Abstract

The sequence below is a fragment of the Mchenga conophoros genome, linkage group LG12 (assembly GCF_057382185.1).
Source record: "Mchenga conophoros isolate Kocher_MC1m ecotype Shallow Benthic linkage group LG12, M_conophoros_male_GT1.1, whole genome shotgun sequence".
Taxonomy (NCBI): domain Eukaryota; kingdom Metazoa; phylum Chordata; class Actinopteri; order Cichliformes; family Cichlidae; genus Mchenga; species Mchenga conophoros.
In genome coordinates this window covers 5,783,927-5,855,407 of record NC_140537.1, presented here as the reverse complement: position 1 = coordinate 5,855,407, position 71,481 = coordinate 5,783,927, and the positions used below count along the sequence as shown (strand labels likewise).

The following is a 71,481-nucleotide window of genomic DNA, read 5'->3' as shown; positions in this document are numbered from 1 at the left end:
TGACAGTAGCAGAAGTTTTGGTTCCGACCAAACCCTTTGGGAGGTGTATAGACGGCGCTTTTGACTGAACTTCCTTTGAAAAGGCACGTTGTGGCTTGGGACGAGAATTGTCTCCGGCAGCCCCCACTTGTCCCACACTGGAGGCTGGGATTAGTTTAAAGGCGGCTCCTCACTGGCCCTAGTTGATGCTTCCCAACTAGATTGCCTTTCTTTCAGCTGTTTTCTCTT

Since its discovery in 2000, the Iharkút fossil locality in the Upper Cretaceous (Santonian) Csehbánya Formation of western Hungary has yielded a taxonomically diverse assemblage of terrestrial and freshwater vertebrates that continue to provide insights into the diversity, paleobiogeography, and paleoecology of Late Cretaceous vertebrates in Europe. Albanerpetontidae, an extinct group of superficially salamander-like amphibians that were widespread across Laurasia during the latter part of the Mesozoic, are represented at Iharkút by 16 fragmentary jaws. Here we describe and figure these specimens as Albanerpetontidae genus and species indeterminate. Based on the age of the Iharkút locality, several premaxillary features, the known distribution (late Early Cretaceous – late Pliocene) of the type genus Albanerpeton, and an unusually large dentary specimen, we suggest that the Iharkút albanerpetontid may pertain to a previously unrecognized species of Albanerpeton, but verification of that must await the recovery of more diagnostically informative specimens, such as frontals and more nearly complete premaxillae. The Iharkút lissamphibian assemblage contains a mixture of taxa with Laurasian (the albanerpetontid and a discoglossid anuran) and Gondwanan (a neobatrachian anuran) affinities. Intriguing higher level differences are evident among Late Cretaceous Laurasian assemblages; for example, urodeles are scarce or absent (as at Iharkút) in Europe, whereas albanerpetontids are scarce in Middle Asia.

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